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"A" string gauge?

Discussion in 'Strings [BG]' started by babaseen, Jan 7, 2013.


  1. babaseen

    babaseen Don't mean a thing if it ain't got that swing Supporting Member

    Joined:
    Apr 15, 2001
    Location:
    Boston, MA
    Why do some string manufacturers seem to have settled on the standard gauge string set with .080 for the A string instead of following the pattern of 45 65 85 105? After experimenting with various sets it seems my preference is for the thicker A (just feels and sounds right) IMHO. Just wondering how the 80 for the A string got into many sets as a standard as 45 65 80 105, seems to make sense for the 40 60 80 100.:confused:
     
  2. 20db pad

    20db pad

    Joined:
    Feb 11, 2003
    Location:
    I been everywhere, man...
    Disclosures:
    I used 10" and 15" speakers in the same rig for over 10 years.
    I think Rotosound started it with their classic Swing Bass set.
     
  3. SLaPiNFuNK

    SLaPiNFuNK Gold Supporting Member

    Joined:
    Jul 28, 2006
    Location:
    LA California
    Disclosures:
    Owner: BassStringsOnline.com
    80 and 105 are closer in tension to each other while 85 and 105 the A string is higher in tension.
     
  4. chucko58

    chucko58

    Joined:
    Jan 17, 2002
    Location:
    Silicon Valley, CA, USA
    Disclosures:
    I paid for all my gear myself. Well, me and MasterCard.
    .045, .060, .080, .105 should be reasonably equal in tension. The usual .045, .065, .085, .105 set has highest tension in the .065 D, followed by the .085 A.

    I prefer the balanced tension approach, but if traditional gauges feel good to you, it's your call.
     
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  6. tylerwylie

    tylerwylie Supporting Member

    Joined:
    Jan 5, 2008
    Location:
    Champaign, IL
    Well also, the .045 G string is about as high as a .085 A string in many cases, but a .040 G string is much lower in tension than a .080 A string, meaning you're kinda stuck with one of the two options unless you can find something like .044 or .043
     
  7. Thomas Kievit

    Thomas Kievit Thou shall not F*** up the groove Supporting Member

    Joined:
    May 19, 2012
    Thought so too.. Good to know! :p

    And how is with the kind of string gauge I use for the 2 lowest strings? I have a .110 for the E string and a .140 for the B string.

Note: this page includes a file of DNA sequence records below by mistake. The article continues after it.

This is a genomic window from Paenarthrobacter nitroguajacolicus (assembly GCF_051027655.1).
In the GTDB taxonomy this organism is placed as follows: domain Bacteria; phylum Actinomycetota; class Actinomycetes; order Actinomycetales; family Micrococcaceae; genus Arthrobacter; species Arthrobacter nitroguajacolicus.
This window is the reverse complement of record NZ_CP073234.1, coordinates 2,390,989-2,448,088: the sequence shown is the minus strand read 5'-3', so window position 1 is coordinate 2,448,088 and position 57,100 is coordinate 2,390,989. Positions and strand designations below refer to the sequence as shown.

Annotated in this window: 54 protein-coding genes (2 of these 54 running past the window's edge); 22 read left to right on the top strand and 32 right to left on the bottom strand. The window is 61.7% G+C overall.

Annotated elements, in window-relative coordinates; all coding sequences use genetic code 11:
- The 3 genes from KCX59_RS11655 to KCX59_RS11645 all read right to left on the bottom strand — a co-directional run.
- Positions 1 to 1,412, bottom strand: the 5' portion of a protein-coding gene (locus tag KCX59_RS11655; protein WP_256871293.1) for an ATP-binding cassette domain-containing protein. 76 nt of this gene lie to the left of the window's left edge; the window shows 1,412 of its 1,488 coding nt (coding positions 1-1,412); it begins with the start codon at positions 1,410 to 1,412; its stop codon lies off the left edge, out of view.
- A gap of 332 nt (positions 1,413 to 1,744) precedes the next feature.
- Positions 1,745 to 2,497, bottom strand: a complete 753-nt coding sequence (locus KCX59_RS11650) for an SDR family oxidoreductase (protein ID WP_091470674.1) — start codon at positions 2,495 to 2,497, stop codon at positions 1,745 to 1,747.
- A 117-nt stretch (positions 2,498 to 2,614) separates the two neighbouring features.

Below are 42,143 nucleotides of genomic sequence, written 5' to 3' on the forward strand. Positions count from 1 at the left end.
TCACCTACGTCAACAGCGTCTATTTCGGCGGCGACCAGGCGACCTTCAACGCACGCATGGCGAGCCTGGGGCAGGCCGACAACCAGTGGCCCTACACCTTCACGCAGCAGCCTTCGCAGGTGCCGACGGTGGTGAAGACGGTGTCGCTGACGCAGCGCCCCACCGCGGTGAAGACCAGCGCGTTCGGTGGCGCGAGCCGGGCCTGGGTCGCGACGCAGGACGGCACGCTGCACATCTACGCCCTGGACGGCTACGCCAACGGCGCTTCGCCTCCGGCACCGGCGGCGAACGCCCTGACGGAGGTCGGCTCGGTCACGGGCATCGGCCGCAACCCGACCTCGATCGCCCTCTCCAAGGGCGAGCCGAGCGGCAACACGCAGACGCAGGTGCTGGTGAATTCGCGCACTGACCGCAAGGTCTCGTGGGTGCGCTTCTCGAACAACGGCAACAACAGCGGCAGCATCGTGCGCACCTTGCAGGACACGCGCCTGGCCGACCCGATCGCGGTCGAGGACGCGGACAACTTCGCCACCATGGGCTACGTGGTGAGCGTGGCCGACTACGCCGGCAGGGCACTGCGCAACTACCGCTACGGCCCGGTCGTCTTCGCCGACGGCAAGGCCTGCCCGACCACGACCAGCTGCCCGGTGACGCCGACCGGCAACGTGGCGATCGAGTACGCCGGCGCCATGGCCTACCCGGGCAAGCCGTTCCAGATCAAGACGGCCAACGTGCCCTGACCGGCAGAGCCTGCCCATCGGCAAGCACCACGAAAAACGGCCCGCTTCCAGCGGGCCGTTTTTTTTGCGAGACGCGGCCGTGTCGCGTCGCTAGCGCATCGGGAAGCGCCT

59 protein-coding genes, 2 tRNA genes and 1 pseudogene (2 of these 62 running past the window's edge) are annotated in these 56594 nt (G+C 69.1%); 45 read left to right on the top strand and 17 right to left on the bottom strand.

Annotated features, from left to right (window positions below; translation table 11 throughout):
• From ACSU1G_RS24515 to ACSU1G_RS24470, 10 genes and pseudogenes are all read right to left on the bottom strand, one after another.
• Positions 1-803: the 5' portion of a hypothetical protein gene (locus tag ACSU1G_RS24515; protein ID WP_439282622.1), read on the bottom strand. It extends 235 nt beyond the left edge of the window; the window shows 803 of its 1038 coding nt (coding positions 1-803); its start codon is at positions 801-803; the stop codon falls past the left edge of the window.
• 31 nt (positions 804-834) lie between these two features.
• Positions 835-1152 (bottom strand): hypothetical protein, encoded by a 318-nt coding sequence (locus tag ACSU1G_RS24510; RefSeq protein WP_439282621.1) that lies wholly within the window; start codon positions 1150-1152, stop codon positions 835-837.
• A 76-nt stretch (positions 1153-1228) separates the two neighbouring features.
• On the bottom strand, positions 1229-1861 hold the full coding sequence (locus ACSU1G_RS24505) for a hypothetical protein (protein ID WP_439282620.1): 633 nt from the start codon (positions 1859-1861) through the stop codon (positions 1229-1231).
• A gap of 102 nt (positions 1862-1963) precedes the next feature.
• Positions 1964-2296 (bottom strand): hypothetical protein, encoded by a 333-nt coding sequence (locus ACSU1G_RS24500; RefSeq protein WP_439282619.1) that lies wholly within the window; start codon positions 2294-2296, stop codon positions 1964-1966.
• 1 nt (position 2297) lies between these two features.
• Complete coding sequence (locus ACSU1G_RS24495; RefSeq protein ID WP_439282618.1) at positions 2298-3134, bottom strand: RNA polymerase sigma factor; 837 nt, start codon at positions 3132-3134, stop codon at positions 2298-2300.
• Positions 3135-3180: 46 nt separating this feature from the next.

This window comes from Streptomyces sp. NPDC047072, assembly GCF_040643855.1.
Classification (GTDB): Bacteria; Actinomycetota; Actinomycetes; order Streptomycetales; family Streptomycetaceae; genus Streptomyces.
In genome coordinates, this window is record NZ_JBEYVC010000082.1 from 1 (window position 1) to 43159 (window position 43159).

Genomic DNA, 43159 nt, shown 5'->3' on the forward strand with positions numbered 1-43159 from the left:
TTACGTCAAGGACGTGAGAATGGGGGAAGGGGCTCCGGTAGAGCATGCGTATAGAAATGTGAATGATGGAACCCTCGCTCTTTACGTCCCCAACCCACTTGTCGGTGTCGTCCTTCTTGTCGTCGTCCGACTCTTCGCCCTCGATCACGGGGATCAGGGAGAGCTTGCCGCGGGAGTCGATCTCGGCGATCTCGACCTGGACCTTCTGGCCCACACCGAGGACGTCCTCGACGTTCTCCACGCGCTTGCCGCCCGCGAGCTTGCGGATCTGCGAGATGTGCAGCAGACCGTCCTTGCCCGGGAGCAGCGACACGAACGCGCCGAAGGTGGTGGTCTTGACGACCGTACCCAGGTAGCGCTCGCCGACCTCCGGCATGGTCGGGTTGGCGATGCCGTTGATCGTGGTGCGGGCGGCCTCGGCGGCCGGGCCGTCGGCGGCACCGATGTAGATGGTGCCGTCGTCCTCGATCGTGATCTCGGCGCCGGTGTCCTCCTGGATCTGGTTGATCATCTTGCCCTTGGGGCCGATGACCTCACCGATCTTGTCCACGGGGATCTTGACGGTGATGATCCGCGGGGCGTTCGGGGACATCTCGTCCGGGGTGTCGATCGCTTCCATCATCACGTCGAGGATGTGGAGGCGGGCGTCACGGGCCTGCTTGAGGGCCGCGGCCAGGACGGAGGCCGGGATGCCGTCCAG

Is this close in tension and such?
     
  8. SoVeryTired

    SoVeryTired Endorsing nothing, recommending much Supporting Member

    Joined:
    Jul 2, 2011
    Location:
    Milton Keynes, UK
    Looking at Circle K's tension chart they give 48.1lbs for a .112 E and 42.7lbs for a .142 B. That suggests you've got more tension on your E. A closer match would be a .105 E or .150 B.
     
  9. Thomas Kievit

    Thomas Kievit Thou shall not F*** up the groove Supporting Member

    Joined:
    May 19, 2012
    Meh... I'm fine with the .140 B. .150 is too much.. Perhaps I might try a .145 in the future, but .140 is good for now ;)
     
  10. JamesGoodall

    JamesGoodall

    Joined:
    Aug 29, 2011
    Location:
    Dallas
    Keep in mind it's not all about the gauge. How they're wound and the size of their windings affects tension as well as scale length. But generally Bigger=higher tension, and the lower you get, the bigger the difference between sizes needs to be to attain equal or near equal tension for a note a fourth lower. My C# is a .232 and my F# is a .172. It's a monstrous leap, but it keeps the tension relatively even.

    Also, I strongly advise everybody to at least try a balanced set of Circle K's. It feels magical :swoons:
     
  11. Thomas Kievit

    Thomas Kievit Thou shall not F*** up the groove Supporting Member

    Joined:
    May 19, 2012
    WHAT? .232?? How thick is your bass neck?
     
  12. knuckle_head

    knuckle_head

    Joined:
    Jul 30, 2002
    Location:
    Seattle
    Disclosures:
    Owner; Knuckle Guitar Works & Circle K Strings
    That .232 has as much tension on it as a .095 does tuned to E . . . no fat neck required.
     

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